Ominous Omnibus, by David Bax
Walking into a movie theater with the intention of seeing an anthology film is a dubious prospect. A large number of contributors, most often hamstrung by some unifying guideline, can’t plausibly all deliver great work. So when we agree to watch something like the new collection The ABCs of Death, we do so for reasons that are, in a way, less artistically pure than those that lead us to attend other films. Perhaps we like a few of the directors. Perhaps we are fans of the genre. Perhaps we are enticed by the gimmick. In any case, it’s more curiosity than the desire for emotional or intellectual catharsis that attracts us. Any of the above motivations are perfectly suitable excuses for seeing ABCs and the film will meet but rarely exceed such tempered expectations.
Here’s the deal. 26 filmmakers or filmmaking teams, most of whom work chiefly in horror or its outlying subgenres, are each assigned a letter of the alphabet. They must imagine a way to die that has to do with that letter and make a short film detailing it. Points, it would seem, are rewarded for cleverness.
Due to my lack of intimate knowledge of these splattery micro-genres, there were only a few directors of whom I was already aware. Of those, the results are rather unfortunate with the one major exception being Nacho Vigalondo’s (Timecrimes, Extraterrestrial) subtly presented yet horrifically, realistically, sickeningly violent “A Is for Apocalypse.” It’s one of the strongest and most darkly comic entries (and competition is stiff here in the field of dark comedy). After that, the familiar names fall flat. Actress Angela Bettis, so great in the under-seen masterpiece May, directs a silly, film-student level interpretation of a common urban legend with “E Is for Exterminate.” Ti West, whom I remember being a talented director at some point, disappoints for the second anthology in a row, after V/H/S. His “M Is for Miscarriage” looks to have been conceived, shot and edited in the space of an afternoon. Speaking of V/H/S, Adam Wingard’s entry here, “Q Is for Quack,” is slightly more tolerable than in that previous compilation but is also flatly predictable. Finally, director Srdjan Spasojevic (A Serbian Film) continues to baffle me. With “R Is for Removed,” he again somehow does work that is both disgustingly outlandish and deadening in its dullness.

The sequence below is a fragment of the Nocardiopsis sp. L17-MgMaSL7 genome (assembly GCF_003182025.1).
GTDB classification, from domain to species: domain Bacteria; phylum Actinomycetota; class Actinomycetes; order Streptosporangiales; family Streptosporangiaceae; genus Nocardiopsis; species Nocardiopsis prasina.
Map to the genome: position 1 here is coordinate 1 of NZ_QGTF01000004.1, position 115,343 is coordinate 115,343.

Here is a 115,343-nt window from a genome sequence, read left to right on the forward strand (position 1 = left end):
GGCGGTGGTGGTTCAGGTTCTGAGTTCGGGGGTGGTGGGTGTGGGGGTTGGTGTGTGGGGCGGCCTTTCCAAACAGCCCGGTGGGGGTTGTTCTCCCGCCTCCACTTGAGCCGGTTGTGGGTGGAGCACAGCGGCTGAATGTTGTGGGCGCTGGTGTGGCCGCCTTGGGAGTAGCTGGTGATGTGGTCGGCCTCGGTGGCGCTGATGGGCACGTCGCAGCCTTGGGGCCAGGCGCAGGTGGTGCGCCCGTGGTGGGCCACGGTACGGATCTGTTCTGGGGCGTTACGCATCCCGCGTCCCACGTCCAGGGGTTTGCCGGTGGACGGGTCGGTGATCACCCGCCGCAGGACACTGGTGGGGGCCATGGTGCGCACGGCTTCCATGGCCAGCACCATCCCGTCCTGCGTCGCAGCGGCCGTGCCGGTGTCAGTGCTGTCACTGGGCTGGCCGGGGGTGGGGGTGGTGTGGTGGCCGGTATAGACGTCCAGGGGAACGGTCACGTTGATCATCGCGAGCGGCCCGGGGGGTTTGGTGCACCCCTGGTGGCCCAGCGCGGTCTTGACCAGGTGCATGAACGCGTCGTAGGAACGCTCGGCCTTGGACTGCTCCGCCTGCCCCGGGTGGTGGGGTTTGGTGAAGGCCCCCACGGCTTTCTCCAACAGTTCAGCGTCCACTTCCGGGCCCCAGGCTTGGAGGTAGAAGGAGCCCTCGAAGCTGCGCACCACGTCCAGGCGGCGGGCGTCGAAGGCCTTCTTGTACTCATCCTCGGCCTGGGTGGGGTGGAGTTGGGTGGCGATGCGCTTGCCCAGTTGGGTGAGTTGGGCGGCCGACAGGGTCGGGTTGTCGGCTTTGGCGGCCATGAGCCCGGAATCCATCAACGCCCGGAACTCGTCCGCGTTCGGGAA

Plenty of the bad filmmaking on display also exists outside the realm of the more known directors. The gimmick of the film is already jokey enough. Added to that is the decision to hold off on showing the title of each film until that chapter has concluded, turning the reveal of what each letter stands for into a punch-line. Often this prankishness works but just as often it doesn’t. Shorts such as Yûdai Yamaguchi’s “J is for Jidai-Geki” have a humorous tone but never achieve a laugh while Timo Tjahjanto’s “L Is for Libido” is more clever than funny but not nearly so clever as it thinks it is. With other films, the inherent comedy of the work seems to have been lost on the directors who turn in pretentiously self-serious entries like Jorge Michel Grau’s pointless torture picture “I Is for Ingrown” and Kaare Andrews’ hackneyed sci-fi/action muddle “V Is for Vagitus.” Simon Rumley misses the point entirely with his after-school melodrama “P Is for Pressure.”
With all that out of the way, let us now focus on the good entries. The comedy works when it’s either a fully realized and unique brand of weirdness – such as Noboru Iguchi’s “F Is for Fart” or Jason Eisener’s “Y Is for Youngbuck” – or when it’s just plain funny, like with Lee Hardcastle’s contest-winning addition, “T Is for Toilet.” Even more successful in some cases are those that abandon narrative altogether, like Bruno Forzani and Héléne Cattet’s “O Is for Orgasm,” which uses a series of precise visual metaphors such as bursting bubbles and tightening belts to illustrate a woman’s “little death.” Given that the film rigidly sticks to its alphabetical delivery system, it can only be chalked up to pure luck that it begins and ends with two of its strongest works, the aforementioned “A Is for Apocalypse” and Yoshihiro Nishimura’s completely batshit “Z Is for Zetsumetsu,” an assaultive, phantasmagoric, psychedelic, violent and pornographic reinterpretation of Dr. Strangelove that features – among many other psychotic tidbits – the Nazi swastika rearranging itself into a metallic version of Japan’s Rising Sun and an illustration of the attacks of September 11th, 2001 to which a description could not do justice.
“Zetsumetsu” is the most perfect ending imaginable in that, like “Apocalypse” and “Orgasm,” it finds ways to exist within the project’s restrictions while also making itself worthwhile as a short film removed from the whole. I can recommend the three pieces mentioned above with no hesitation. As to the entire work, I’m not sure what good a review can really do. If The ABCs of Death doesn’t sound like something you’ll like, you won’t. But if it does, you definitely will.